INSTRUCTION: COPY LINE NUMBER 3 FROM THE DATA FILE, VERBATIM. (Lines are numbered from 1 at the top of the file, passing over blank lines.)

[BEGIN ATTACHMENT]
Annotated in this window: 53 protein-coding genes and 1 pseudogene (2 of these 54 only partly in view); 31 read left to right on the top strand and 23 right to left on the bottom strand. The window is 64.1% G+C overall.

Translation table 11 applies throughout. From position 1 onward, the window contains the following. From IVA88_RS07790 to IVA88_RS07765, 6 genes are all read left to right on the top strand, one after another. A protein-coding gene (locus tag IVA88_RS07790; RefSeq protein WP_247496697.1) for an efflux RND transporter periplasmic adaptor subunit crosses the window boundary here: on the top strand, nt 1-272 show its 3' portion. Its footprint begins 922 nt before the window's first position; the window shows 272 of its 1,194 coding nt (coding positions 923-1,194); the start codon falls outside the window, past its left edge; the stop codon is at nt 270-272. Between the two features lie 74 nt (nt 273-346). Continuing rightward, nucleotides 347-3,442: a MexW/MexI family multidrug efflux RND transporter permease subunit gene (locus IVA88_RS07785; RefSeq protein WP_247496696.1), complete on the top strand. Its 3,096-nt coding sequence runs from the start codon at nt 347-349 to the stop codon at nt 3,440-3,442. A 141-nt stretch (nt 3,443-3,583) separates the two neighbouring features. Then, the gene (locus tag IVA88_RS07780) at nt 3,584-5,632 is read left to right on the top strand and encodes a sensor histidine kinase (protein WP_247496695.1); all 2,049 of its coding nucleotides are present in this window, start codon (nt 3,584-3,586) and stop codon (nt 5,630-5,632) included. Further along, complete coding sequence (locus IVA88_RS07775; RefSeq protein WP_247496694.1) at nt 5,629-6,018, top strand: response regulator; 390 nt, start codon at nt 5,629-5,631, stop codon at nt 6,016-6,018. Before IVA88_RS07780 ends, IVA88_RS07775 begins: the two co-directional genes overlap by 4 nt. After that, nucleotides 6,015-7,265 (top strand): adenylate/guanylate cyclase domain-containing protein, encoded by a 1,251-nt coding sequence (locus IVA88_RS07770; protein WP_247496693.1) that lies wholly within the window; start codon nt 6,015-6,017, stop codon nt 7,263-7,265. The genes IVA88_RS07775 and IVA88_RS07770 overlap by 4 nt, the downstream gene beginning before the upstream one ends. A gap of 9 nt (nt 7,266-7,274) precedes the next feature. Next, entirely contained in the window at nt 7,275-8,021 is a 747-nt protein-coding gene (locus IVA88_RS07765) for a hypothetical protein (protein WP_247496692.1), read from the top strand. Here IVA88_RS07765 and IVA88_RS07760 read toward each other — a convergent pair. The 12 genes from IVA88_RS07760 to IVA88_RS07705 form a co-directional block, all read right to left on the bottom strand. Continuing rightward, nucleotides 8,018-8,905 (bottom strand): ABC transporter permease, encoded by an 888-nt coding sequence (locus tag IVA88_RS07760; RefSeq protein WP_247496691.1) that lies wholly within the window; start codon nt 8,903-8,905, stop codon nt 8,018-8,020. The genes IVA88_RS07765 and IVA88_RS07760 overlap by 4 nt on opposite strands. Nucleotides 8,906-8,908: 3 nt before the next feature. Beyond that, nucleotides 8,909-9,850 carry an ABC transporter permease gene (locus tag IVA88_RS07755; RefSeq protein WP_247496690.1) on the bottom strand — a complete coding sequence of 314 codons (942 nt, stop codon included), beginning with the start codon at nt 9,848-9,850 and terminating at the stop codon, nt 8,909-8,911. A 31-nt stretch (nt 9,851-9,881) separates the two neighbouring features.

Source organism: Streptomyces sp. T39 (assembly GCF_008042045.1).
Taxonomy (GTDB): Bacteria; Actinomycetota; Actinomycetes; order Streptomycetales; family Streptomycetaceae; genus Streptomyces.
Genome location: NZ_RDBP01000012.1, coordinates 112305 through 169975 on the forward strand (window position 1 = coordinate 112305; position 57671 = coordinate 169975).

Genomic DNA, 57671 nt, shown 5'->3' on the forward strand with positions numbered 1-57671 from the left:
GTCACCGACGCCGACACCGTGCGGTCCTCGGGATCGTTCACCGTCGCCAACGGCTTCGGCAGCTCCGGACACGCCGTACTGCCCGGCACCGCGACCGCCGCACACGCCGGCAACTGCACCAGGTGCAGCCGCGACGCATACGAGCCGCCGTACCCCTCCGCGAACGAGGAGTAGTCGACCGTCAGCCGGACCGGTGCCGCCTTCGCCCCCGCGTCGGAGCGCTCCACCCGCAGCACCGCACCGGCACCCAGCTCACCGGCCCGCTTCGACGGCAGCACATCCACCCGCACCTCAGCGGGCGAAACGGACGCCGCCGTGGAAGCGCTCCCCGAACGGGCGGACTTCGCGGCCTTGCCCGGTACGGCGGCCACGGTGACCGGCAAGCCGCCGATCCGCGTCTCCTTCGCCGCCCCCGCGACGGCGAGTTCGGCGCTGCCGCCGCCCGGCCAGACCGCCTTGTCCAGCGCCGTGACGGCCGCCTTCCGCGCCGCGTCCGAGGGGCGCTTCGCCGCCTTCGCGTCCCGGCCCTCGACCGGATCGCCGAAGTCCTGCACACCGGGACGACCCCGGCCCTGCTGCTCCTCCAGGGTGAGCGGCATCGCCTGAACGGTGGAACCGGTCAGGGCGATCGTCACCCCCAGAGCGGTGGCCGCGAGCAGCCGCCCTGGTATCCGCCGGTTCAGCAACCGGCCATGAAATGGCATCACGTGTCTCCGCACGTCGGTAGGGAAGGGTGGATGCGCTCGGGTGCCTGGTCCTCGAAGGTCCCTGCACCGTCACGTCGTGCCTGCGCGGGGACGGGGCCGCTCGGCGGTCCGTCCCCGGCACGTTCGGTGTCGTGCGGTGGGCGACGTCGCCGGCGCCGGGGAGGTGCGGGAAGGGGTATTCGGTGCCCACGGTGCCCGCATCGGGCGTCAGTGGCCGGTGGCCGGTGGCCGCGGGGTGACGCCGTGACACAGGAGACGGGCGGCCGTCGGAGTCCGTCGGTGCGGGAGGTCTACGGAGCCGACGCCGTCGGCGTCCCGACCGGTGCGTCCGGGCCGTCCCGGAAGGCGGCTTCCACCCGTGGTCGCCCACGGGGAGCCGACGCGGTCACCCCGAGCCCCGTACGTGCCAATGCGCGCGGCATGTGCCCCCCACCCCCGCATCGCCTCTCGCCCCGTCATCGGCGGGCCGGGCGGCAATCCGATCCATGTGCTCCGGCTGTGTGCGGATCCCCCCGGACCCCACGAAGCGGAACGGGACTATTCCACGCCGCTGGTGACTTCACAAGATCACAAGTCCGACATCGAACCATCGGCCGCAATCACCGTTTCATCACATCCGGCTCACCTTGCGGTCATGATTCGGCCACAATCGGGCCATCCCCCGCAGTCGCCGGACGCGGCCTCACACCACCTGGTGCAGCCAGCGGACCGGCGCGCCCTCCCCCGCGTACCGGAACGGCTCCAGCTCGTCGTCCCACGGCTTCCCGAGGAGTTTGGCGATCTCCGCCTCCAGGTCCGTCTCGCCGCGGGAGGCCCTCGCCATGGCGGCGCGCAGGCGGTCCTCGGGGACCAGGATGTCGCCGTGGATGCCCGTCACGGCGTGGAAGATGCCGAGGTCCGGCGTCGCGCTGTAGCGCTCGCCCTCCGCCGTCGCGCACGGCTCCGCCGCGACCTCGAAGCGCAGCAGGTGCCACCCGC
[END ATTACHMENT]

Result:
Source organism: Streptomyces sp. T39 (assembly GCF_008042045.1).